A sagging real estate market and tighter lending standards are exacting a growing toll on Californians, forcing them from their homes in record numbers, figures released Tuesday show.
Foreclosures soared to 17,408 for the three months ended June 30, an increase of 799% from the same period last year. The current rate handily exceeds the previous foreclosure peak set in 1996, when the state was in the final throes of a six-year slump.
Separately, Countrywide Financial Corp. -- the nation's largest mortgage lender -- reported a sharp rise in delinquencies, even among customers with good credit. That sent shivers down Wall Street, helping to trigger a 226-point plunge in the Dow Jones industrial average.
Although a relatively small fraction of homeowners face eviction, the concern is that a flood of foreclosures will further weaken housing prices -- and make people less willing to spend money.
"The economy will bend further under the weight of the mounting housing and mortgage problems, but it will not break," said Mark Zandi, chief economist at Moody's Economy.com.
That's what passes for optimism these days. Others are more downbeat.
"All the artificial stimulus housing gave the economy is going to go away," said Rich Toscano, a financial advisor with Pacific Capital Associates in San Diego who runs the popular Piggington.com real estate website. "There will be individual pain for people who made the wrong decisions. We all may end up in a recession."
The good news, as seen by Toscano: "I don't envision a 'Grapes of Wrath' scenario where we all have to pile in the family car and look for harvesting work."
Paula Walton said the Carson house she bought in 2003 was due to be foreclosed today. She first asked her lender for leniency, pointing out that she has endured a series of personal setbacks that included ovarian cancer, her mother's illness and her partner's walking out.
"I was begging and pleading, 'Please lower the payments so I can get back on my feet,' " said Walton, 43, a clerk on the Long Beach docks.
The lender didn't budge, Walton said, so she filed for bankruptcy protection to keep, at least for the moment, her house.
Ester Cadavid of Los Angeles Neighborhood Housing Services, a not-for-profit lender and counselor that is trying to assist Walton, said the first-time home buyer was an example of how default woes were spreading.
"In the beginning, we were thinking the foreclosures were going to be limited to low-income, high-minority neighborhoods targeted by predatory lenders," Cadavid said. "Now we're seeing a shift to the middle class."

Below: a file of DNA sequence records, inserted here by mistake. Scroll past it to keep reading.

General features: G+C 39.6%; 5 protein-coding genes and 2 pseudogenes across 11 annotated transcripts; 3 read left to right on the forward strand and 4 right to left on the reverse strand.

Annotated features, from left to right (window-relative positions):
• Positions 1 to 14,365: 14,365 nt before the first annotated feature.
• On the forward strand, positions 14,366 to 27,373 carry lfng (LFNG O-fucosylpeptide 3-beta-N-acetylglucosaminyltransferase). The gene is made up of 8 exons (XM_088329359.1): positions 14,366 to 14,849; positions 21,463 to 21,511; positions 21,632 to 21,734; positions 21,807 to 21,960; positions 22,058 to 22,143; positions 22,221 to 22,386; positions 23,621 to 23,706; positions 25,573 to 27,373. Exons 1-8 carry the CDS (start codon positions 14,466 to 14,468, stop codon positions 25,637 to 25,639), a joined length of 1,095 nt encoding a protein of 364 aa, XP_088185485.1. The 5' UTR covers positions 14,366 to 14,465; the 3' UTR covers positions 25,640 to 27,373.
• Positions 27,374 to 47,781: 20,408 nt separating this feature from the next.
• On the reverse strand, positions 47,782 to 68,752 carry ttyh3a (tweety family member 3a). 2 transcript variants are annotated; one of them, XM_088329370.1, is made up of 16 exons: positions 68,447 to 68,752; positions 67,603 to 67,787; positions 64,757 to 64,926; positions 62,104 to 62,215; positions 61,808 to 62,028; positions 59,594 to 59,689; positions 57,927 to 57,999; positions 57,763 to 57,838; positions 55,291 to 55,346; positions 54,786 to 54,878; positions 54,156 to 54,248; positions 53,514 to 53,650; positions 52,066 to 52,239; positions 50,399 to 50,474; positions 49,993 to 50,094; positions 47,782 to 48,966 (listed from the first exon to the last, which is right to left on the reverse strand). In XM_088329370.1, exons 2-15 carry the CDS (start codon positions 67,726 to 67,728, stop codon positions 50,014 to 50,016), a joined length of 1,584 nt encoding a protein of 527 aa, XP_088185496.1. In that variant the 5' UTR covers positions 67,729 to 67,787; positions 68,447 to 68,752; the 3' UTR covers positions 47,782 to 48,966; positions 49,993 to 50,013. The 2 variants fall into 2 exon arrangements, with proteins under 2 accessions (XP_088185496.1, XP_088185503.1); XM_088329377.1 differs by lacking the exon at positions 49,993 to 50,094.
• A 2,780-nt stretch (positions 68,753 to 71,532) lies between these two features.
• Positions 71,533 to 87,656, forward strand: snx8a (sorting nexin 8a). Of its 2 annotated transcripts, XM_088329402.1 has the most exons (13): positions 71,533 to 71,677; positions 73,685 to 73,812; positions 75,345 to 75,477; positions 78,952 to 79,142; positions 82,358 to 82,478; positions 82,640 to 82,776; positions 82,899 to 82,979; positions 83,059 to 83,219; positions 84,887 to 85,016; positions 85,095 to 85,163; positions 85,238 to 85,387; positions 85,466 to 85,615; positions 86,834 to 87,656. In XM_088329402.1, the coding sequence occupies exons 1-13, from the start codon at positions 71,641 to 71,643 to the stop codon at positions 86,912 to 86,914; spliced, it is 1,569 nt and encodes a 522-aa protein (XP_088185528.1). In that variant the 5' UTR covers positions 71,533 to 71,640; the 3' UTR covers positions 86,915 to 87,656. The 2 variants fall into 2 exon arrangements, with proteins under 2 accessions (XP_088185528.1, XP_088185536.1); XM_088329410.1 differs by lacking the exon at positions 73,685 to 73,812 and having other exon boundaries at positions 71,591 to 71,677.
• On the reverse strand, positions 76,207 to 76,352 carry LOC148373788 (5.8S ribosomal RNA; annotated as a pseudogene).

That assessment was bolstered by Countrywide's warning that a rising number of its mortgage customers were behind in their payments, including mainstream borrowers.
The Calabasas-based company said that 4.6% of its good-credit customers with lines of credit or home equity loans were at least 30 days delinquent, up sharply from 3.8% three months ago. A year ago, the rate was 1.8%.
Most analysts say the housing market won't stabilize until 2008 or 2009. The so-called soft landing that was much talked about last year is rarely mentioned anymore.
The rising foreclosure rate is tied to stricter lending standards and weakening home values. With housing prices flat or falling, lenders are less willing to refinance loans -- especially to borrowers with shaky credit who are most likely to miss payments.
Southern California, buoyed by the relative strength of L.A. County, saw the number of foreclosures in the three-month period ended June 30 rise to 9,504. Although that's up 725% from a year earlier, it's still well below the previous peak of 11,494 in the third quarter of 1996.
Statewide, the previous peak for foreclosures was 15,418 in the third quarter of 1996. All the foreclosure and default numbers were compiled from county records by DataQuick Information Services, a La Jolla firm whose statistics go back to 1988.
When the increase in housing stock over the last decade is taken into account, foreclosures in the state are running roughly equal with the 1996 peak. But if the numbers are the same, the two periods are sharply different.
Back then, the primary culprit for the rise in foreclosures was massive defense cutbacks that led to high unemployment. Without a paycheck, people couldn't pay the mortgage. As the housing market crashed, the pain spread affecting even those who still had jobs.
This time the economy is generally sound and unemployment relatively low, but many people have gotten trapped in adjustable-rate loans that are resetting to levels that exceed their ability to pay.
Among the hardest-hit areas are Riverside and San Bernardino counties. Their low prices drew first-time buyers who used adjustable loans. More than 1 out of 5 foreclosures in the state take place there.
Yet the number of those employed in the counties rose by 44,500 in the last year, said John Husing, an economist at Economics & Politics, a Redlands consulting firm.